Medication Information Services: Still relevant in the Internet Age?
Author(s): ,
Yvonne Shevchuk
Affiliations:
BSP PharmD
Martin Rachel
Affiliations:
BSP
Canadian Pharmacists Conference ePoster Library. Jensen K. Jun 3, 2017; 174258
Karen Jensen
Karen Jensen
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Abstract
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Objectives
The value of medication information services for community pharmacist practice has been questioned due to increased access to online drug information resources. The objectives of this study were to assess the usefulness of medication information provided to community pharmacists by a medication information service in Saskatchewan and to determine to what extent this service improved patient care and promoted positive patient outcomes.

Methods
After a comprehensive literature review, a fourth year pharmacy research student designed a survey to evaluate the research objectives. The link to the on-line questionnaire was sent to 79 pharmacists who submitted a query to the medication information service and consented to participate during the month of July, 2015.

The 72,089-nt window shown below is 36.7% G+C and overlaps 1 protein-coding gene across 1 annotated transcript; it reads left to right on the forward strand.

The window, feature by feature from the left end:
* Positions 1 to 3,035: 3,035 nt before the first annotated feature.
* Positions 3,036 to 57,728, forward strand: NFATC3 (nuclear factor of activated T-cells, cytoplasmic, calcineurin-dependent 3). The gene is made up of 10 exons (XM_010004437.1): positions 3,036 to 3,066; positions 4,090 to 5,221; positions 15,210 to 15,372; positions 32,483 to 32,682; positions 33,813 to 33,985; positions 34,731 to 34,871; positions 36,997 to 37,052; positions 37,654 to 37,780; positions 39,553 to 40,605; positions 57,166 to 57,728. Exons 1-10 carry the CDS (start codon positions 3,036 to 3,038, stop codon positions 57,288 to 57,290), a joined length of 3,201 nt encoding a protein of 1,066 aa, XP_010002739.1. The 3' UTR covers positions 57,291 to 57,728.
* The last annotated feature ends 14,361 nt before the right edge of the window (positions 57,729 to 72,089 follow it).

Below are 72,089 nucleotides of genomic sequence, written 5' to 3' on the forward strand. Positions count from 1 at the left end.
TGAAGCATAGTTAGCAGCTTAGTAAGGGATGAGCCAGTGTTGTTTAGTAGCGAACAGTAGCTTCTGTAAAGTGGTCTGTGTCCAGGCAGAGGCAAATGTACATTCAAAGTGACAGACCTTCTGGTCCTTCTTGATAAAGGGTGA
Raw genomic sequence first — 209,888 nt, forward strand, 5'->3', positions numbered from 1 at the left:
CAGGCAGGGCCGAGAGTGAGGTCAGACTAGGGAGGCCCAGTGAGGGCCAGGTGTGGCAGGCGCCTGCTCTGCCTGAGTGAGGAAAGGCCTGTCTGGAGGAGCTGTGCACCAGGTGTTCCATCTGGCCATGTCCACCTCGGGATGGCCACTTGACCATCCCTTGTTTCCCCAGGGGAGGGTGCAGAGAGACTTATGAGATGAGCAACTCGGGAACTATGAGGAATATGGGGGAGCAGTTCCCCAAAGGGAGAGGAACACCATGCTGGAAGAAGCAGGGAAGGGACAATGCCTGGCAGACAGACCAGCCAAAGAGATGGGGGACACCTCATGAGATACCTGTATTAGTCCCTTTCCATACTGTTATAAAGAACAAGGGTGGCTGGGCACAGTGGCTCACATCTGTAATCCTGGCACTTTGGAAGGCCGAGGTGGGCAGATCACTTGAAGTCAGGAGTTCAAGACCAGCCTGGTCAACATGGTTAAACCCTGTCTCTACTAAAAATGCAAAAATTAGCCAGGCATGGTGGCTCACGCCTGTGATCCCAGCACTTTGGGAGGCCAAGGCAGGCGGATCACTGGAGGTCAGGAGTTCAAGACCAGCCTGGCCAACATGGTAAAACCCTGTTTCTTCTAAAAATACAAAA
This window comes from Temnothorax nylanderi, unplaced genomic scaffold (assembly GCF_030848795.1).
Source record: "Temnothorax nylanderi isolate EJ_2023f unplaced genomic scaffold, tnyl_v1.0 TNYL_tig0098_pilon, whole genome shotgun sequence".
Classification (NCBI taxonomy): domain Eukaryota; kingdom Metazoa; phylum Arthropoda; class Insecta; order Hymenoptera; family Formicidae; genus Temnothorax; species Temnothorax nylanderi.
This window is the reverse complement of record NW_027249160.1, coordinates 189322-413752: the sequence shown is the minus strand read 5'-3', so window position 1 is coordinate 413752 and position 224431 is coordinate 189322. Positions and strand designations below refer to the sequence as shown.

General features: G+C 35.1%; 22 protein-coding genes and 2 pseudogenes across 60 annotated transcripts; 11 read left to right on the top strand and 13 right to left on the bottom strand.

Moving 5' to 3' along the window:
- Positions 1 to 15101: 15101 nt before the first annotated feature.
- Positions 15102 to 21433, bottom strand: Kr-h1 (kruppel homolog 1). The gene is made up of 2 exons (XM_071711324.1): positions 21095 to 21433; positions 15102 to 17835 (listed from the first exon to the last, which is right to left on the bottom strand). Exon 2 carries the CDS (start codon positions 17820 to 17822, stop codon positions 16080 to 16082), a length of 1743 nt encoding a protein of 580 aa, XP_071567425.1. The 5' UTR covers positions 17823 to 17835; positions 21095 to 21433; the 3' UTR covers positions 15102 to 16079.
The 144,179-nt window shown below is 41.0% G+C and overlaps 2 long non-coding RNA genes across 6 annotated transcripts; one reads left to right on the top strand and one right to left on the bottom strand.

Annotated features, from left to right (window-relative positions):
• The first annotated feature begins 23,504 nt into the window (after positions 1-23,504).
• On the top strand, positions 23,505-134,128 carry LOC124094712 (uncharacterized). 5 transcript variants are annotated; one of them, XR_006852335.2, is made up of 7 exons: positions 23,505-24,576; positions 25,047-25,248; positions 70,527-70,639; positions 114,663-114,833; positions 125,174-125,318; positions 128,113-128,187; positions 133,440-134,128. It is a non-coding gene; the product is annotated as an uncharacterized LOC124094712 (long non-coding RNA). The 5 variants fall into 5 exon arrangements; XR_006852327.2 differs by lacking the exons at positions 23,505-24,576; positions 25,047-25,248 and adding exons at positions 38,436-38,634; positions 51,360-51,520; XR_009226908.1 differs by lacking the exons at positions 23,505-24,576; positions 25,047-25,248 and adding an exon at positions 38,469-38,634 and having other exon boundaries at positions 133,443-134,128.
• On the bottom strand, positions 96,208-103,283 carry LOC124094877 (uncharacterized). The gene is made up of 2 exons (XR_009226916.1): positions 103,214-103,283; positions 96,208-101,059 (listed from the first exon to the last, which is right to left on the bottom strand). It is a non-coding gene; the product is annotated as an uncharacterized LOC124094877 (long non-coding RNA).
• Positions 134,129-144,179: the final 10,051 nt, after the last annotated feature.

Results
Use of information provided to pharmacists: inform or reassure patients (75%); reassure pharmacists about existing therapy (51%); modify existing therapy (35%); learn about alternative / new therapy (27%); initiate new therapy (27%); identify potential drug interactions (15%); identify adverse events (15%); stop therapy (4%); and others (7%). Patient outcomes reported: prevention of disease / symptom (19%); optimized medication administration (65%); reduction / elimination of symptoms (19%); resolution of therapeutic problem (30%); arresting / slowing disease process (5%); and others (3%). The majority of pharmacists (93%) felt the information provided by the medication information service enhanced their ability to service their customers; almost 50 % of pharmacists felt the information enhanced their reputation with their interprofessional colleagues.

Conclusion
Information provided to pharmacists by medication information consultants is used for direct patient care (education, treatment decisions) and results in positive outcomes for patients. In addition, pharmacists feel access to this information enhances their image with patients and other healthcare professionals. Medication information services continue to provide services which are of value to community pharmacists.

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